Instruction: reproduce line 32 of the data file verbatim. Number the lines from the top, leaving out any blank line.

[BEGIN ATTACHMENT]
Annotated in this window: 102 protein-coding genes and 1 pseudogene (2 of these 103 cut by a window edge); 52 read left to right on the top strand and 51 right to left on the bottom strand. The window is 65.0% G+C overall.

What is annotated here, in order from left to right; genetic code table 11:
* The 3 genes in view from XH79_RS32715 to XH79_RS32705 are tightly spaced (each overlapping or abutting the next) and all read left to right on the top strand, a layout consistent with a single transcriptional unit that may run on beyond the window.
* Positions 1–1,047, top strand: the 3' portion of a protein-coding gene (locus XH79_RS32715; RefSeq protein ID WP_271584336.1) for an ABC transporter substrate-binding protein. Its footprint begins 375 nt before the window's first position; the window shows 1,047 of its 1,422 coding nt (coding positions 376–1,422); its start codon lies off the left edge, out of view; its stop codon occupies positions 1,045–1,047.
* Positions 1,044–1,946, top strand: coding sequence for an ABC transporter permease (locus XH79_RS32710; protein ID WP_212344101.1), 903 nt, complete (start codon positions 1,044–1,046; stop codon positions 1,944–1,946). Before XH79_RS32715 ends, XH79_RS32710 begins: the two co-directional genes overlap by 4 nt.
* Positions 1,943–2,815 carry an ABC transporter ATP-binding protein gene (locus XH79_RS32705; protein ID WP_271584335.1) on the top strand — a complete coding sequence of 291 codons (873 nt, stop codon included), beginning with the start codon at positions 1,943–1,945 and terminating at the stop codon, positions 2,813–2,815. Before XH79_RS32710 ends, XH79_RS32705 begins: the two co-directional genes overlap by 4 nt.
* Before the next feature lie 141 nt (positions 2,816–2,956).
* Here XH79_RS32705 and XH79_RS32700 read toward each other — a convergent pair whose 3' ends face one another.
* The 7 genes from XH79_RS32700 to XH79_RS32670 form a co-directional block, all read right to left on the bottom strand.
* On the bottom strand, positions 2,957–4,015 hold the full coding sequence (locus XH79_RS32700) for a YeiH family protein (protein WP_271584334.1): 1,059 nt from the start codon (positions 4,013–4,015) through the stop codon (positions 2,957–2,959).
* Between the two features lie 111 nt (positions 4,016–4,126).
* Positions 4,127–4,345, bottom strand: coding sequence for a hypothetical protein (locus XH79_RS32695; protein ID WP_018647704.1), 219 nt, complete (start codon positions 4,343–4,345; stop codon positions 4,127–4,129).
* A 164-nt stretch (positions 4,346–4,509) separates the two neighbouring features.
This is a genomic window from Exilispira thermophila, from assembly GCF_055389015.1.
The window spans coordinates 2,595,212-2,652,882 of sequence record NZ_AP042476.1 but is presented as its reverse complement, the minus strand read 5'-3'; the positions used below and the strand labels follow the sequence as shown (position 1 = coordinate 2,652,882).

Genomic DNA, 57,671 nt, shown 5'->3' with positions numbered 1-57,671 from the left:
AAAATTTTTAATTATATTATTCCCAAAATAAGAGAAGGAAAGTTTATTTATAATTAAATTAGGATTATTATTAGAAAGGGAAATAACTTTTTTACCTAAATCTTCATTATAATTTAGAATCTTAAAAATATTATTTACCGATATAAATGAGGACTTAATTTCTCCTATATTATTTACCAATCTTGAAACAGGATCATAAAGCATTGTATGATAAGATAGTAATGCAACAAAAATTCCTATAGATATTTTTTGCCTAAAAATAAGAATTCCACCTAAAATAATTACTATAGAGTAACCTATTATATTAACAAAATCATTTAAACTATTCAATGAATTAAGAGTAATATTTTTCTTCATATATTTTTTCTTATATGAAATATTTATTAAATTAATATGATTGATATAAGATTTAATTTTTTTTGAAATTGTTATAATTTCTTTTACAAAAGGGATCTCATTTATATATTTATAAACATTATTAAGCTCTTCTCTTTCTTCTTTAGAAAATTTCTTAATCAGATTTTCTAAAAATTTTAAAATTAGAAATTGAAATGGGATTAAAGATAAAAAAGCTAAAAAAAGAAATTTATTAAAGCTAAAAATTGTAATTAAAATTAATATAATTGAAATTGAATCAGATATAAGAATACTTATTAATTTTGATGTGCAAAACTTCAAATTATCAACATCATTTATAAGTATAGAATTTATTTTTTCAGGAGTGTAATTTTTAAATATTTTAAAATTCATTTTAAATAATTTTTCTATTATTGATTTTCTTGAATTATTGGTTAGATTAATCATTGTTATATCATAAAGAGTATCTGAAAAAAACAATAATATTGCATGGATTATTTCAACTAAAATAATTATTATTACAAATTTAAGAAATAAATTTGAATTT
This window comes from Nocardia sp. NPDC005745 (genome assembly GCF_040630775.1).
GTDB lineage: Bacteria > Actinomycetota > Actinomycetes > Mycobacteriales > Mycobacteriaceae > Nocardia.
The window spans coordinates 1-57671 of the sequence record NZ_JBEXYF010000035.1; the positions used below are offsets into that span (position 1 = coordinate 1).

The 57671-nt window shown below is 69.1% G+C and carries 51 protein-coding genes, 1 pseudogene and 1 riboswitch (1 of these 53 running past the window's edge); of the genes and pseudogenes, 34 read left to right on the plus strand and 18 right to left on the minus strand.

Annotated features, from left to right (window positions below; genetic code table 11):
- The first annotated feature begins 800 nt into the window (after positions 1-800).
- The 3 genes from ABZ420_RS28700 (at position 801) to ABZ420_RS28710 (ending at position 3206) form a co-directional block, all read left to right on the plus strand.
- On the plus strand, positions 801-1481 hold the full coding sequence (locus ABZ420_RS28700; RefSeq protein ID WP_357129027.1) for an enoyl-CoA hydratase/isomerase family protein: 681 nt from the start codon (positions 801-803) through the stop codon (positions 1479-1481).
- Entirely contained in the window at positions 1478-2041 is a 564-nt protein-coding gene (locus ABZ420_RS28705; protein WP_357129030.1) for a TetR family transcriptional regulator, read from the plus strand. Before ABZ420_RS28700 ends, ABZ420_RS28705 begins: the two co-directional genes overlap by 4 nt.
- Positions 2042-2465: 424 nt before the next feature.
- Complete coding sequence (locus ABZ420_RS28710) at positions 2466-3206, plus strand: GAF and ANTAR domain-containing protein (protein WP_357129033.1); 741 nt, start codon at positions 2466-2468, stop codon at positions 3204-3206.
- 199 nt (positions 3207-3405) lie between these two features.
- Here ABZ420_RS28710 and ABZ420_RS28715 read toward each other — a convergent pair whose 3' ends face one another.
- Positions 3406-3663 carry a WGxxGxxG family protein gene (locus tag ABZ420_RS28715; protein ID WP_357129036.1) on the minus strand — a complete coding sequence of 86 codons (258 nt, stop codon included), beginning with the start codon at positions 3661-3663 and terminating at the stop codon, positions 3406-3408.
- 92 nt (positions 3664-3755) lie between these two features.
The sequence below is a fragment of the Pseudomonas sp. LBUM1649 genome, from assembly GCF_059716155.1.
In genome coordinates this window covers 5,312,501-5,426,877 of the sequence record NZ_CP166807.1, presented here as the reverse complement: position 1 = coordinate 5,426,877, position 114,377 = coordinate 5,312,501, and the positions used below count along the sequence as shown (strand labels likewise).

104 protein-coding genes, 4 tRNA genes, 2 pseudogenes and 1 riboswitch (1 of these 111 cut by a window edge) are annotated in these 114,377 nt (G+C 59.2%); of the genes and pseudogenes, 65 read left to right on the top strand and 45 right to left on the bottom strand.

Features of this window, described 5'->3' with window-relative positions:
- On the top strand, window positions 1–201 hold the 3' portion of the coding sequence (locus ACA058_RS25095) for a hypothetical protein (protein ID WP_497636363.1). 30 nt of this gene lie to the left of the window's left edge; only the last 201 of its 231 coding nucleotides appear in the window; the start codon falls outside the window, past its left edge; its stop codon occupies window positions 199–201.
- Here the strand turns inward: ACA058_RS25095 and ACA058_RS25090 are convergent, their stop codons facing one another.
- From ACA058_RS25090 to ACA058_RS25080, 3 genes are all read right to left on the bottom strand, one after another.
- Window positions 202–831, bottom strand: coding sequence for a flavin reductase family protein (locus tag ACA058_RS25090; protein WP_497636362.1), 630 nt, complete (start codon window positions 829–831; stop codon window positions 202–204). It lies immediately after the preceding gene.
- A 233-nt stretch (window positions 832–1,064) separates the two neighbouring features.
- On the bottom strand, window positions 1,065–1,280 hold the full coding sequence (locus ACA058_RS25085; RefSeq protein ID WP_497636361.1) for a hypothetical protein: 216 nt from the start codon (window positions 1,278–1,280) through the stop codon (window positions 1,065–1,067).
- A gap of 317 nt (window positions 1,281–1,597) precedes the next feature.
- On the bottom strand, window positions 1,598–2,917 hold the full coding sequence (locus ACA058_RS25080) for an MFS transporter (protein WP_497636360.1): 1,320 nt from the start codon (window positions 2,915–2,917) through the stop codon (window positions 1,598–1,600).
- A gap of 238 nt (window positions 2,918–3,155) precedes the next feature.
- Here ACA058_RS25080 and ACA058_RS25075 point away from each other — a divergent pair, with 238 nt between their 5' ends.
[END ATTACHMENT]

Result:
- 92 nt (positions 3664-3755) lie between these two features.